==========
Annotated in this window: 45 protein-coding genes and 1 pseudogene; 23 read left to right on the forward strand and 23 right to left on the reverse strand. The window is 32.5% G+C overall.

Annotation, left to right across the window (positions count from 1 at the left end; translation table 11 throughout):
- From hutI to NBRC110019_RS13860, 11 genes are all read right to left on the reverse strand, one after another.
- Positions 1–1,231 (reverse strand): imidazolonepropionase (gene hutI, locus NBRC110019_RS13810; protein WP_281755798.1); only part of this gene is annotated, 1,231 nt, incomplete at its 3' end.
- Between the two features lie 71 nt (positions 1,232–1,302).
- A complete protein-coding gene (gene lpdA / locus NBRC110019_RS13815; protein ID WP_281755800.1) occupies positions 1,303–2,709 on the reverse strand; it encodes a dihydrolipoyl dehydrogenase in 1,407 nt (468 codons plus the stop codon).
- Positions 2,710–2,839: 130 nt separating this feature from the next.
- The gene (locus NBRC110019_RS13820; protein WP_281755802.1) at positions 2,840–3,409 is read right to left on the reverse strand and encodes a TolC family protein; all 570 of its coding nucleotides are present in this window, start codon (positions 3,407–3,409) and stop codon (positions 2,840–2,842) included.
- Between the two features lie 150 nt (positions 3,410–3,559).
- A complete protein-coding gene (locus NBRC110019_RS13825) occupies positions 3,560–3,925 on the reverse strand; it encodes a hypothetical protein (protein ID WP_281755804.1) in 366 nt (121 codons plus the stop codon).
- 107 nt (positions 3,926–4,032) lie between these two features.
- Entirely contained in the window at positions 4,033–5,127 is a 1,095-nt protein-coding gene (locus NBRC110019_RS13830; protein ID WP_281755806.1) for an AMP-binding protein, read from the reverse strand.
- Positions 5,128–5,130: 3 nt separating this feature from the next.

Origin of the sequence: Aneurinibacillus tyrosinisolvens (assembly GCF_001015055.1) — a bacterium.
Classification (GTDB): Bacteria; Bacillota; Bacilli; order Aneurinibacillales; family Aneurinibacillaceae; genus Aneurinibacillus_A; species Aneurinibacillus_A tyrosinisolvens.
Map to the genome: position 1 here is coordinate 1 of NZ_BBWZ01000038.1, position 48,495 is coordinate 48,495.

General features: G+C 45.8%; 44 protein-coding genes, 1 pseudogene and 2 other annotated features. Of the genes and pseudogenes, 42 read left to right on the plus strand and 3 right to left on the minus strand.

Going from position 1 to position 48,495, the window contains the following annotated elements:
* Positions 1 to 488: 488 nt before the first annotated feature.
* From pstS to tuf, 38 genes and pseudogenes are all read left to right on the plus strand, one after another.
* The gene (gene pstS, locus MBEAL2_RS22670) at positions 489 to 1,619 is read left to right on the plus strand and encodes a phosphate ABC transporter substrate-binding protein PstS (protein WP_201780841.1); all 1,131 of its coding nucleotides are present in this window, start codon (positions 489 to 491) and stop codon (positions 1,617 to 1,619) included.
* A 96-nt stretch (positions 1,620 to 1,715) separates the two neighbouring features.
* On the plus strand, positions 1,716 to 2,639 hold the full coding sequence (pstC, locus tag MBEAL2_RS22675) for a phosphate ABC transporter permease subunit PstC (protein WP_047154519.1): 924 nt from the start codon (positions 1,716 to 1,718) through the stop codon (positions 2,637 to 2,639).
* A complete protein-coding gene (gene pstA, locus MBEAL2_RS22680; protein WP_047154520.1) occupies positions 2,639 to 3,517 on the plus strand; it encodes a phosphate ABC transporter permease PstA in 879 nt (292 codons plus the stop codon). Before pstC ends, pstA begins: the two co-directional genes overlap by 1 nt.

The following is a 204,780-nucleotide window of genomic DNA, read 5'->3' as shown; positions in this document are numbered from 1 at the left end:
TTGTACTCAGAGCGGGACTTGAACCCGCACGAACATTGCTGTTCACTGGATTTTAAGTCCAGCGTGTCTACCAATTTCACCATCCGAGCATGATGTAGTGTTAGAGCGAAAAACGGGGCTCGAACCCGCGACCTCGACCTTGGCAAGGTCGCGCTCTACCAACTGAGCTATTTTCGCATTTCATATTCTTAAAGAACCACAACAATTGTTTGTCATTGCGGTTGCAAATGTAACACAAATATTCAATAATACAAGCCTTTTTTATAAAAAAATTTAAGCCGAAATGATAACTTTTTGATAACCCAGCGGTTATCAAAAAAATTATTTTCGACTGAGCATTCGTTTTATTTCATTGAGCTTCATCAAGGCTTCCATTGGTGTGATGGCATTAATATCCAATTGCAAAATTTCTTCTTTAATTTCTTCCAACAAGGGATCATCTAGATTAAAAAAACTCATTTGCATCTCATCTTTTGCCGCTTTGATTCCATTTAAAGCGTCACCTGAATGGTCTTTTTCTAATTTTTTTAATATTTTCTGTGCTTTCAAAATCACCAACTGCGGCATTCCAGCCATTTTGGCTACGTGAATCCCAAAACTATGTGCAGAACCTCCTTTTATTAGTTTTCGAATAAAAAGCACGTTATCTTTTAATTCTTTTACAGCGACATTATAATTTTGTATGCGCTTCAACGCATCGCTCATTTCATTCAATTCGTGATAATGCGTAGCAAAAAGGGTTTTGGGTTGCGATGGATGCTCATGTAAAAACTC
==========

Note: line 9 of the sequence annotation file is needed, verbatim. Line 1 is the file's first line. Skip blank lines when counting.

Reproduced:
- Between the two features lie 150 nt (positions 3,410–3,559).